Eliza’s story – Part 1

Mary Allen McCall back row left, her son James, his wife Margaret. Grandaughters Victoria and Margaret in front. Late 1920’s. Jennie Allen Turner seated left, Mary Vee, Fannie, Doris.Back Mershell holding Howard. Early 1930’s. Detroit, MI

“My mother was the first child of my grandmother who was one of seven children born to Dock Allen, a free man and Eliza, a woman freed from slavery at seventeen. Before being freed this woman, my mother’s grandmother had been trained as a seamstress in the “big house” of the white master, Colonel Edmund Harrison, who was her father. Her mother, Annie, was the slave seamstress in the “big house”. For three generations, in slavery and in freedom, each mother taught her daughters to sew. My grandmother earned her living as a seamstress for white folks in Montgomery, Alabama. But she never taught my mother or her other two daughters to sew.”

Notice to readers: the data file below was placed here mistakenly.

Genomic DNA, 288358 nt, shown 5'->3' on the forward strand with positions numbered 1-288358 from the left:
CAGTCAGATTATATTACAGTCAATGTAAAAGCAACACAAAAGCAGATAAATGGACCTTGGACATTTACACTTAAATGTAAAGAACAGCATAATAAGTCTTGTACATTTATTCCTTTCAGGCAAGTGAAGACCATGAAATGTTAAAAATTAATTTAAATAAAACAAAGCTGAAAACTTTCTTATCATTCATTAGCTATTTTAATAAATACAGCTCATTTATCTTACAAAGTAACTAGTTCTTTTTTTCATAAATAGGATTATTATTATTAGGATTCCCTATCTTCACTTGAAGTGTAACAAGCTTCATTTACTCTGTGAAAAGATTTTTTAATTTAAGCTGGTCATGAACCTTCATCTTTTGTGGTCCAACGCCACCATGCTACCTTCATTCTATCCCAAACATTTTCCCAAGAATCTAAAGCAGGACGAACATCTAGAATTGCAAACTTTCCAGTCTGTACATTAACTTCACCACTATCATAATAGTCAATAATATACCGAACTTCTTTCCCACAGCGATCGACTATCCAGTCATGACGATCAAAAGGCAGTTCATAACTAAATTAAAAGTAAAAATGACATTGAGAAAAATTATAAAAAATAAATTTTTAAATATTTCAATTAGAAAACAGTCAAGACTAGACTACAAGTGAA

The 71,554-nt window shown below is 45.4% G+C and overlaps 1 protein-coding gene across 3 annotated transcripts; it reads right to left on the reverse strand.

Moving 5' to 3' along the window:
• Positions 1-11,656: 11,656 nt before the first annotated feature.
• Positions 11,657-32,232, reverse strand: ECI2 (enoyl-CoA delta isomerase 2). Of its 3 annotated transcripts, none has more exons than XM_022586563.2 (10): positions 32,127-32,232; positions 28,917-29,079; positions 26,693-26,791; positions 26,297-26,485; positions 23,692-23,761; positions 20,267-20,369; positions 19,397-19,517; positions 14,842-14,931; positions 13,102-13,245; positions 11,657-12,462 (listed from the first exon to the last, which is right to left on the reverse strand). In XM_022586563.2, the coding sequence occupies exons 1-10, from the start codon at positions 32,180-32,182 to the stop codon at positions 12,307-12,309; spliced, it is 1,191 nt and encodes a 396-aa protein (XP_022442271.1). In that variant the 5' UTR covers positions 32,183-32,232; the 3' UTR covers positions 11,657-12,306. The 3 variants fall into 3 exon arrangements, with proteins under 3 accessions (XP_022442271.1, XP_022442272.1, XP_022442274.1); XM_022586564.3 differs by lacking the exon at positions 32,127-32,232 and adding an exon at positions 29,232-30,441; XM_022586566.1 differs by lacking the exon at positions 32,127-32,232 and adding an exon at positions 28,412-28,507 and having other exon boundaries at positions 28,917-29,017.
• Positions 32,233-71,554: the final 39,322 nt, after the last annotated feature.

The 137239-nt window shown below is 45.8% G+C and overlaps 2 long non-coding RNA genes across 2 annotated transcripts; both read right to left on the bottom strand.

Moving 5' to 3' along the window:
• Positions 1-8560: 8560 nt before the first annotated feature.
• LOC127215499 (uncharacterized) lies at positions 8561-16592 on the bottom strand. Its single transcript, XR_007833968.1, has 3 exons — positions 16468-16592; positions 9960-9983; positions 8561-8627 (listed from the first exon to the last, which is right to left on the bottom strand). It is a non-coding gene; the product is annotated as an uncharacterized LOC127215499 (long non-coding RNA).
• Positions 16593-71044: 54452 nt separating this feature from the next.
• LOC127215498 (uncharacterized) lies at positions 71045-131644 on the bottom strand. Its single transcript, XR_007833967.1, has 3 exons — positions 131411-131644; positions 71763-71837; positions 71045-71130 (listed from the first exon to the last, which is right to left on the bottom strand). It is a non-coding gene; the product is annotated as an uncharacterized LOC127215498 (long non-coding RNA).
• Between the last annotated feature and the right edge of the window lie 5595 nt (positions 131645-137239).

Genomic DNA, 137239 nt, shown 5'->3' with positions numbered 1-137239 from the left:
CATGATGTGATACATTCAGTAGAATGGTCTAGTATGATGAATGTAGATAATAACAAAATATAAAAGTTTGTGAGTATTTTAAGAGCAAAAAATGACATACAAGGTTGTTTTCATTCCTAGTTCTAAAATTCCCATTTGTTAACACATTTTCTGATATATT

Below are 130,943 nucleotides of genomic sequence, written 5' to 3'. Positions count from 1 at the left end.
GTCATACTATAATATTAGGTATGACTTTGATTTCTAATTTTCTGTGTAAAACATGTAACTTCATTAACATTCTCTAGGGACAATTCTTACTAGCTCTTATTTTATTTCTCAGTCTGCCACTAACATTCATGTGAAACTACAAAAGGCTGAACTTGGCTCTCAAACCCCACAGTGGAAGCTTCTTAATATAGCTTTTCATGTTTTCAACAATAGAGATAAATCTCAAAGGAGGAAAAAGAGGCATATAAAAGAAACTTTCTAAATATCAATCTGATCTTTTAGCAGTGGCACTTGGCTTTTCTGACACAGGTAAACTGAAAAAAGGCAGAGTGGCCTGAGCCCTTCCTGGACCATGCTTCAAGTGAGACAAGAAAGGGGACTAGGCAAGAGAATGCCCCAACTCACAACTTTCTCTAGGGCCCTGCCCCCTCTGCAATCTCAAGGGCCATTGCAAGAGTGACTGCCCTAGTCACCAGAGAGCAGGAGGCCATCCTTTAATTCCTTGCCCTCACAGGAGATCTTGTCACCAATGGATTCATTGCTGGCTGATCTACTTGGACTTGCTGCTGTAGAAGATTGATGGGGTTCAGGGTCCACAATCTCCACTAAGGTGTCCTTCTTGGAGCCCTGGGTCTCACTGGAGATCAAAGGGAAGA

My mother wrote me this as part of a piece she was writing about her own mother, Fannie Turner Graham. We grew up hearing it. There was also the part about Colonel Harrison’s wife. She was so angry about her husband having this child, my great great grandmother Eliza, with a slave that she was cruel to both Annie and and Eliza. Col. Harrison, the story went, finally freed both of them and married Eliza to a free man, Dock Allen, who was a carpenter in Montgomery, Alabama.

Because he was always referred to as “Colonel Harrison of Virginia” I pictured him driving Annie and Eliza in a carriage from Virginia to Montgomery, finding a free carpenter and arranging a marriage between his daughter and the carpenter before returning to his plantation in Virginia. I wasn’t really clear on the distance or terrain between Virginia and Montgomery, AL but I wondered why he took her all the way to Alabama. Later I read that freed slaves had to be taken out of the state they had been enslaved in.